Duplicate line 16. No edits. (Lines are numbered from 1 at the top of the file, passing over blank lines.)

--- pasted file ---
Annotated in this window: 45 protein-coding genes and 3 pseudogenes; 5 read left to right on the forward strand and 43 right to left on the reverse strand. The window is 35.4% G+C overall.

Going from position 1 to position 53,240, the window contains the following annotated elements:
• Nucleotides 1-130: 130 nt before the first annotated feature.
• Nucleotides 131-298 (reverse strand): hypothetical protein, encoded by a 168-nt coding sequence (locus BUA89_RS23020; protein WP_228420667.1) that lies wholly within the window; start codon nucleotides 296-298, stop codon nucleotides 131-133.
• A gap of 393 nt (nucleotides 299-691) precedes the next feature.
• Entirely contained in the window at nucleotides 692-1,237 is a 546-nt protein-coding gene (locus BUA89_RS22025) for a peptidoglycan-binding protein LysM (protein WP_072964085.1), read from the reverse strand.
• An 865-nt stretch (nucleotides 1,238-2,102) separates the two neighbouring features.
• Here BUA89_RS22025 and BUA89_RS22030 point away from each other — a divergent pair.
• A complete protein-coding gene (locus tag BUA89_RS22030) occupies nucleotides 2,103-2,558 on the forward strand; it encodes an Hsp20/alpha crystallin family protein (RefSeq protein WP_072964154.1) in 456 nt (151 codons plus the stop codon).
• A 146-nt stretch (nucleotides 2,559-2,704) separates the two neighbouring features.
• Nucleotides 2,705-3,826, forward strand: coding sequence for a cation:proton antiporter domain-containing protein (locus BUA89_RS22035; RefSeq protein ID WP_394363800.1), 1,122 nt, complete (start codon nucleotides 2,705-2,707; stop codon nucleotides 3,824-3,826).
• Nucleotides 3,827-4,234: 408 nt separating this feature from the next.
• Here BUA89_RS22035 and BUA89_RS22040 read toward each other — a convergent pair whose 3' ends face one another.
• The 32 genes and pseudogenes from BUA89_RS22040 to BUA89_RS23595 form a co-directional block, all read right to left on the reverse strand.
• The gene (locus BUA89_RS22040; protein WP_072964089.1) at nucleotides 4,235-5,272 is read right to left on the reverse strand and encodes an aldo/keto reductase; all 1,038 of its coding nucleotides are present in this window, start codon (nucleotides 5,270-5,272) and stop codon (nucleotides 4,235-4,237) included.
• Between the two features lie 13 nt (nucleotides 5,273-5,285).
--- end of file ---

• Between the two features lie 13 nt (nucleotides 5,273-5,285).